Tailored Education for Older Patients to Facilitate Engagement in Falls Prevention Strategies after Hospital Discharge: A Pilot Randomized Controlled Trial
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Background: The aims of the study were to evaluate the effect of providing tailored falls prevention education in hospital on: i) engagement in targeted falls prevention behaviors in the month after discharge: ii) patients’ self-perceived risk and knowledge about falls and falls prevention strategies after receiving the education. Methods: A pilot randomized controlled trial (n = 50): baseline and outcome assessments conducted by blinded researchers. Participants: hospital inpatients 60 years or older, discharged to the community. Participants were randomized into two groups. The intervention was a tailored education package consisting of multimedia falls prevention information with trained health professional follow-up, delivered in addition to usual care. Outcome measures were engagement in falls prevention behaviors in the month after discharge measured at one month after discharge with a structured survey, and participants’ knowledge, confidence and motivation levels before and after receiving the education. The feasibility of providing the intervention was examined and falls outcomes (falls, fall-related injuries) were also collected.Results: Forty-eight patients (98%) provided follow-up data. The complete package was provided to 21 (84%) intervention group participants. Participants in the intervention group were significantly more likely to plan how to safely restart functional activities [Adjusted odds ratio 3.80, 95% CI (1.07, 13.52), p = 0.04] and more likely to complete other targeted behaviors such as completing their own home exercise program [Adjusted odds ratio 2.76, 95% CI (0.72, 10.50), p = 0.14] than the control group. The intervention group was significantly more knowledgeable, confident and motivated to engage in falls prevention strategies after receiving the education than the control group. There were 23 falls (n = 5 intervention; n = 18 control) and falls rates were 5.4/1000 patient days (intervention); 18.7/1000 patient days (control). Conclusion: This tailored education was received positively by older people, resulted in increased engagement in falls prevention strategies after discharge and is feasible to deliver to older hospital patients.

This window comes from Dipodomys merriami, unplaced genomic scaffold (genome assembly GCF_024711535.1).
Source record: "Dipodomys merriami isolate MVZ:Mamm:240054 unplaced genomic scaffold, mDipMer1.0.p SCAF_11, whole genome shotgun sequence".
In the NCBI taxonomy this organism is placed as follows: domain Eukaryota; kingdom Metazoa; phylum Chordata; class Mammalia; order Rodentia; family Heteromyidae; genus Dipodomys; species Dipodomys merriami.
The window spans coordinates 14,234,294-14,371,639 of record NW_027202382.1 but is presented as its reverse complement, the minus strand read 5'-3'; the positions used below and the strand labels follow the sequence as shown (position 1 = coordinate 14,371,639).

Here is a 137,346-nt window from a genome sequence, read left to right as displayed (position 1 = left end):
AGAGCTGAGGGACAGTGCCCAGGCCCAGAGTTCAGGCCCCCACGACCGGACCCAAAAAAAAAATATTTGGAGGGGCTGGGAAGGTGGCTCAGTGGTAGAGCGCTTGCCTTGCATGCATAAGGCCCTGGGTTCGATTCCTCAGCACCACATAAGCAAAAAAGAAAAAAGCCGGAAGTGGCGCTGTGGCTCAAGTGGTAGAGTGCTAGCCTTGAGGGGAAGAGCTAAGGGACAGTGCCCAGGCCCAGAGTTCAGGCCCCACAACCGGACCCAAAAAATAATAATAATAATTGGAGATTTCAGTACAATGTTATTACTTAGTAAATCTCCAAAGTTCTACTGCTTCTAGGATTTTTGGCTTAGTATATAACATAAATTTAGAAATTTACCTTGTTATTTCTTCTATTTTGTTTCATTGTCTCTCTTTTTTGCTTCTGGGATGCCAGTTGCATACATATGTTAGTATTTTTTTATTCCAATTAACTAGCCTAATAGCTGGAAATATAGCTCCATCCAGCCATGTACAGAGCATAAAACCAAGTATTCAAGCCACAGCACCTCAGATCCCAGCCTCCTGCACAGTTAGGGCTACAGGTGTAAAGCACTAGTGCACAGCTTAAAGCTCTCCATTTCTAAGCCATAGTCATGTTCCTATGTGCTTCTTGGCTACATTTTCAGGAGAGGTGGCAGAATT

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Evaluation of the effect of patient education on rates of falls in older hospital patients: Description of a randomised controlled trialHill, Anne-Marie; Hill, Keith; Brauer, S.; Oliver, D.; Hoffmann, T.; Beer, C.; McPhail, S.; Haines, T. (2009)Background. Accidental falls by older patients in hospital are one of the most commonly reported adverse events. Falls after discharge are also common. These falls have enormous physical, psychological and social consequences ...
Reducing falls after hospital discharge: A protocol for a randomised controlled trial evaluating an individualised multimodal falls education programme for older adultsHill, Anne-Marie; Etherton-Beer, C.; McPhail, S.; Morris, M.; Flicker, L.; Shorr, R.; Bulsara, M.; Lee, D.; Francis-Coad, J.; Waldron, N.; Boudville, A.; Haines, T. (2017)Introduction: Older adults frequently fall after discharge from hospital. Older people may have low self-perceived risk of falls and poor knowledge about falls prevention. The primary aim of the study is to evaluate the ...
Falls After Discharge From Hospital: Is There a Gap Between Older Peoples’ Knowledge About Falls Prevention Strategies and the Research Evidence?Hill, A.; Hoffman, T.; Beer, C.; McPhail, S.; Hill, Keith; Oliver, D.; Brauer, S.; Haines, T. (2011)Purpose: The aim of this study was to examine whether older people are prepared to engage in appropriate falls prevention strategies after discharge from hospital. Design and Methods: We used a semi-structured interview ...